Sunday, April 22, 2012

#16: Let the other person feel that the idea is his or hers.

I will start this week with a confession.  There was little room for experimentation at work this week.  The first two days of the week were the final days of tax season at an accounting firm.  The final three days of the work week were the mass exodus of all my colleagues taking much-deserved vacations after tax season!

Still, I have been giving Principle #16 a lot of thought this week.  Specifically, I've been considering its value when preparing to kick-off another Dale Carnegie course next week.  "Let the other person feel that the idea is his or hers."  I think this principle is extremely important in life but especially so in teaching situations.  People believe what they create.

Two examples of this idea in the training/teaching world come to mind.  First, I think one of the most effective training techniques I have seen starts with a good ol' flip chart (that's right, pen to the paper, folks!!).  The facilitator simply asks participants what they hope to get out of the session and then records their answers.  The key is that this flip chart exercise is not forgotten.  Rather, the trainer refers to it throughout the course and especially when wrapping up at the end.  In this way, participants have created what the course will bring to them and feel a sense of satisfaction when they see the results match up with their wishes.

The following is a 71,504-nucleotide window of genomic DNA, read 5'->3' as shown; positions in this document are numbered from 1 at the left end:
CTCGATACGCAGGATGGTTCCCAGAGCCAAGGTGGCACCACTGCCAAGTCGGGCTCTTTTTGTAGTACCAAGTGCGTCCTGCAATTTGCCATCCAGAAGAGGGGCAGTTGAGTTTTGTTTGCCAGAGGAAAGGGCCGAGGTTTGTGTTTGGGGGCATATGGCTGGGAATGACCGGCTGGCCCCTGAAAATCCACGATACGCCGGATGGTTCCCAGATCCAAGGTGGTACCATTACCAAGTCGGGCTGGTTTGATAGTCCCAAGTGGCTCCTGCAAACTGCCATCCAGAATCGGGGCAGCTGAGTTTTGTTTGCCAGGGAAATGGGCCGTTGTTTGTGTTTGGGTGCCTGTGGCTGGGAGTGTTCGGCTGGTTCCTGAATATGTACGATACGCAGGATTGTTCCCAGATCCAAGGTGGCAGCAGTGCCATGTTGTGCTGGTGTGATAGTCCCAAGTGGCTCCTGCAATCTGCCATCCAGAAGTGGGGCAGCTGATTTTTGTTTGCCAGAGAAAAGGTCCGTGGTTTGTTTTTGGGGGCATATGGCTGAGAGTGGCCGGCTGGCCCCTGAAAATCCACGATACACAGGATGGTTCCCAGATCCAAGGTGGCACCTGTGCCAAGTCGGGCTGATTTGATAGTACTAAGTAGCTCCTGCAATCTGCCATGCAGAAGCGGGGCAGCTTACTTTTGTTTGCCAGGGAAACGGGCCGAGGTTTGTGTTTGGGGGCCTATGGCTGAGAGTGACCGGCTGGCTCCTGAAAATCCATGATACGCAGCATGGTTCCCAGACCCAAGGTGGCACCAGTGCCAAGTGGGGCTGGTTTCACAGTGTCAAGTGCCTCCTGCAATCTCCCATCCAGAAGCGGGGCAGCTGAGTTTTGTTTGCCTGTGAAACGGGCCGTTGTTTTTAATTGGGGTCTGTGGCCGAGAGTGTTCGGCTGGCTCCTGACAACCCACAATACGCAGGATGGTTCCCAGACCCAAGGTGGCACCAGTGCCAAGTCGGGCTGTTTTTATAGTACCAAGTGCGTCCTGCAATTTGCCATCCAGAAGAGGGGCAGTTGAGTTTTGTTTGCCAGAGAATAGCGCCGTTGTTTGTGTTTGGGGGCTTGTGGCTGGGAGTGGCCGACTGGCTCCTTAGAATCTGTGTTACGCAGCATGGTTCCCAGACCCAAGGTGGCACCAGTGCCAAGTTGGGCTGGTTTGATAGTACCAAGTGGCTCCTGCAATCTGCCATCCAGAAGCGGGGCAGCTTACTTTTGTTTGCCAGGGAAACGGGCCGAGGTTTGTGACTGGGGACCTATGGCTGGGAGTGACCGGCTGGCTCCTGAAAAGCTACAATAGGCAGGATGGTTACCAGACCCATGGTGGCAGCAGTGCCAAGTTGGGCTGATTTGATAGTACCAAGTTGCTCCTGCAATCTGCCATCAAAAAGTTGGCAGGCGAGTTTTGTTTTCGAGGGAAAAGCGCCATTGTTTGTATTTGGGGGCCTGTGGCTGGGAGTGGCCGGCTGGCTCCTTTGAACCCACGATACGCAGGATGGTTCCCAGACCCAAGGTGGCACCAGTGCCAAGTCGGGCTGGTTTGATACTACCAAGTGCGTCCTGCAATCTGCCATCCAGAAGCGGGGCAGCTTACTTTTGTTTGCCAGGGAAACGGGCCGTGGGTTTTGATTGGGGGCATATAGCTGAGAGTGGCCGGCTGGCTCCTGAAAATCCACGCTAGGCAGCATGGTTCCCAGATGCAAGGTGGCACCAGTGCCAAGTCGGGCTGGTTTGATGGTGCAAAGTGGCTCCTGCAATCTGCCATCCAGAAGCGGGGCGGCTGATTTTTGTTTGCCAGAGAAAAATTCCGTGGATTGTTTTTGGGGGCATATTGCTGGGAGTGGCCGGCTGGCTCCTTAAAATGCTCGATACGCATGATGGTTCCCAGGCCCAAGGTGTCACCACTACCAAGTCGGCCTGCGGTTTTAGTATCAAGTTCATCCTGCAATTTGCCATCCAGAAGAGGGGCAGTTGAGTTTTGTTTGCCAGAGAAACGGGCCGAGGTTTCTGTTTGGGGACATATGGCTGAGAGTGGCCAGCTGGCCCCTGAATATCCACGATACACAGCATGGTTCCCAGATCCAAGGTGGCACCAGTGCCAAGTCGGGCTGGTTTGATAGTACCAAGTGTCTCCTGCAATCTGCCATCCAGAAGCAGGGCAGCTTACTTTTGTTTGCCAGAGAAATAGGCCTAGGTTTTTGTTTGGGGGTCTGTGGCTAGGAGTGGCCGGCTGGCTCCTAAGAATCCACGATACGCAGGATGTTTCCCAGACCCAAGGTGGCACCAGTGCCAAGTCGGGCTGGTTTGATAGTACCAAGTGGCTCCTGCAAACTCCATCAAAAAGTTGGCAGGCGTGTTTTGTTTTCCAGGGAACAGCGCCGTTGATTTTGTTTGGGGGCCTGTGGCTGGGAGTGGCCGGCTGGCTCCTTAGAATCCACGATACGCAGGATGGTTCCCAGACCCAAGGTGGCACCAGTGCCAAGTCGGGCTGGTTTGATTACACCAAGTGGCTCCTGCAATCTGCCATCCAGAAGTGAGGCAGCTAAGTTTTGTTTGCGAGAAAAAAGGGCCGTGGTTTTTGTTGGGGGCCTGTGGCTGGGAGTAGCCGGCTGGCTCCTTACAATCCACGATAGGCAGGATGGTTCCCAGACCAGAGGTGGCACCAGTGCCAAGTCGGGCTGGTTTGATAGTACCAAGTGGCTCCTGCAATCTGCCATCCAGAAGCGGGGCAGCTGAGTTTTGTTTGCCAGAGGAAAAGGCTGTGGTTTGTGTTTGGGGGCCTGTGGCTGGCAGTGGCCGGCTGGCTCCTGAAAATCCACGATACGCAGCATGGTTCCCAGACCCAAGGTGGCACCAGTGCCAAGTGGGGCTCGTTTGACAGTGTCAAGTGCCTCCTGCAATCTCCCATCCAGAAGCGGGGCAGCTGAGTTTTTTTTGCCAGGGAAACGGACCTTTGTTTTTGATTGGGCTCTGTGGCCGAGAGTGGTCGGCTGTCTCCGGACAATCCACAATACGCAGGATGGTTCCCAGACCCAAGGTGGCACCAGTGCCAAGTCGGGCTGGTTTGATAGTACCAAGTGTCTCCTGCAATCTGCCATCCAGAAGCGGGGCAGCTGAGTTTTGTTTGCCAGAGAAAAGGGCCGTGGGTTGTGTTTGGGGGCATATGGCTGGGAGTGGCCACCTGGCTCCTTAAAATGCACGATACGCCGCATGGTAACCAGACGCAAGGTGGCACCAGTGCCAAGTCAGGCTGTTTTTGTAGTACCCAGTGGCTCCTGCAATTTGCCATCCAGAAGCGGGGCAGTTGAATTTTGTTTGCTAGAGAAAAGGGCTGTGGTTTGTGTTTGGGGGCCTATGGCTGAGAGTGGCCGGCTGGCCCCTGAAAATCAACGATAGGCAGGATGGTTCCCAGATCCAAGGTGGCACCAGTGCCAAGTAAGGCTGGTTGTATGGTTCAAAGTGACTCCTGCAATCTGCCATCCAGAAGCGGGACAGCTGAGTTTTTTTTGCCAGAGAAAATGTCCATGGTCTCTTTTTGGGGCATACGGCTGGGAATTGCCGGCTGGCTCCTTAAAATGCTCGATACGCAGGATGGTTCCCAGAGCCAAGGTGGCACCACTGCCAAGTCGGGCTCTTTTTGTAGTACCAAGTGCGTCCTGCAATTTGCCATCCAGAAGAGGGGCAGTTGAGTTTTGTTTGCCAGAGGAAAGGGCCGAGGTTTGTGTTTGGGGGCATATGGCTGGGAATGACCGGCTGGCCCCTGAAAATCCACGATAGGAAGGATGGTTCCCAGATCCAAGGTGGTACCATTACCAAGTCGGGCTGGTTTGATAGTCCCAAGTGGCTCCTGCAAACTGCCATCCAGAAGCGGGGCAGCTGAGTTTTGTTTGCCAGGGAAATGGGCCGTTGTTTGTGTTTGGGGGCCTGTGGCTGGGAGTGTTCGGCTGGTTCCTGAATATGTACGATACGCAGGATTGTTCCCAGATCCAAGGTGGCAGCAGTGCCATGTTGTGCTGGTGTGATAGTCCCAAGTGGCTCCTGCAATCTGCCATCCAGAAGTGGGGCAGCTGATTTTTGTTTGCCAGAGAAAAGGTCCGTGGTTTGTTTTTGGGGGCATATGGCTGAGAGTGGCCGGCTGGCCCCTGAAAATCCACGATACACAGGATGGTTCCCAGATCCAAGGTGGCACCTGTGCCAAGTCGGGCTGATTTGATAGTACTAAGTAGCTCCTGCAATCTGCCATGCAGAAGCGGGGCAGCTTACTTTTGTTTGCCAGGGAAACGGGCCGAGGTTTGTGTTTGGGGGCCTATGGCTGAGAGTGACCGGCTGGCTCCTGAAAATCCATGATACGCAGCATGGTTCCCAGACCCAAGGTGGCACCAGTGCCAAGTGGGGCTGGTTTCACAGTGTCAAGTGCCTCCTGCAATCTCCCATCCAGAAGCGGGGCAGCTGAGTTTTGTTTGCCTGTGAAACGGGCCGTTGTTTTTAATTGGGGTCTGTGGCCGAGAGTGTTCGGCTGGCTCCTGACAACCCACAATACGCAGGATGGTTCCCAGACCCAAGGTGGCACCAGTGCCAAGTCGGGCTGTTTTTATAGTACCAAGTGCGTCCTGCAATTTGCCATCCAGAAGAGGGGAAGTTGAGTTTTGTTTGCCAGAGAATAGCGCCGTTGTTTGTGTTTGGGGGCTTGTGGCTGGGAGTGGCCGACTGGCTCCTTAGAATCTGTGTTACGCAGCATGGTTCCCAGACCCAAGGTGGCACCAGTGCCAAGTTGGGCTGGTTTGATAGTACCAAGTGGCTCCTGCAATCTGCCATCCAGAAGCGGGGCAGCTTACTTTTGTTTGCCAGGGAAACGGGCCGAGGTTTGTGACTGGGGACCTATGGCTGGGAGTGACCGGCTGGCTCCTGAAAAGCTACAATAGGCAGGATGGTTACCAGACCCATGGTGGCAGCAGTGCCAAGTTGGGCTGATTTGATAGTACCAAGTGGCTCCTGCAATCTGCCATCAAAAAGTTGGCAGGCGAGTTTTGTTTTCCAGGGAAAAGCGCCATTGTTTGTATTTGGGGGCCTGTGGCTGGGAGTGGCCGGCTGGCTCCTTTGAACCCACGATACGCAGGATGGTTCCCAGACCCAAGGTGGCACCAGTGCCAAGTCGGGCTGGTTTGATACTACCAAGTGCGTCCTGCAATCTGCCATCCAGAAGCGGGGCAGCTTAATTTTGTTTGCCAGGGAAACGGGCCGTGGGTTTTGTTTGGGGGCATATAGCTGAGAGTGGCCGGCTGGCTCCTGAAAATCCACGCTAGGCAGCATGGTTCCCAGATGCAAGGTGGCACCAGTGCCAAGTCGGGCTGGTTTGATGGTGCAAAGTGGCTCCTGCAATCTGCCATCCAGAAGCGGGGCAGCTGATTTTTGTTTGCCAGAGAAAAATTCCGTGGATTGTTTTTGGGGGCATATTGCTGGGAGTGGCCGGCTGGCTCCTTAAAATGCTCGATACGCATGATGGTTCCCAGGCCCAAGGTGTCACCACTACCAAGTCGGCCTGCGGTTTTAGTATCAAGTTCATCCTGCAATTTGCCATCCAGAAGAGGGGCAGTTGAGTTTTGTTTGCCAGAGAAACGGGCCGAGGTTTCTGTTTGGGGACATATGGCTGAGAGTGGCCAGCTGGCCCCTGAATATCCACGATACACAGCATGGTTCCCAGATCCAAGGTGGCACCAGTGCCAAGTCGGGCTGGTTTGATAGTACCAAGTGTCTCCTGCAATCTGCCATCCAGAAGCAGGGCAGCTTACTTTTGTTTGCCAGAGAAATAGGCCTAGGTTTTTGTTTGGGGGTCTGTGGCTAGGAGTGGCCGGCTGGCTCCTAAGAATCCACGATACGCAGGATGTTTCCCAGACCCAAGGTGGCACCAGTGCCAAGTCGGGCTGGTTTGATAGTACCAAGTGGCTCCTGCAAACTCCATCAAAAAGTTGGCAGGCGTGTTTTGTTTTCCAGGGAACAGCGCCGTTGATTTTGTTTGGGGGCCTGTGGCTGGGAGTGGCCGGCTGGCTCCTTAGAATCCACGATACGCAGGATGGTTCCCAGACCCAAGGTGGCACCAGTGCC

On the opposite end of the training spectrum, Principle #16 makes me think of the (over)use of Power Point in training and teaching these days.  Don't get me wrong, there can be value in Power Point.  However, I think the value is often overshadowed by the danger because Power Point has the ability to stifle creativity.  It allows trainers/teachers to decide the course of a session before any participant even steps foot in the room.  There is little "wiggle room" when Power Point is involved.  There is no way that people will feel the ideas are theirs if they were pasted on the wall from the get-go.

As I walk into our first Dale Carnegie session on Tuesday night, I plan to keep Principle 16 in mind.  What would Dale do?  If people feel they have a hand in shaping the course, they are much more likely to enjoy both the end result and the journey they took to get there.

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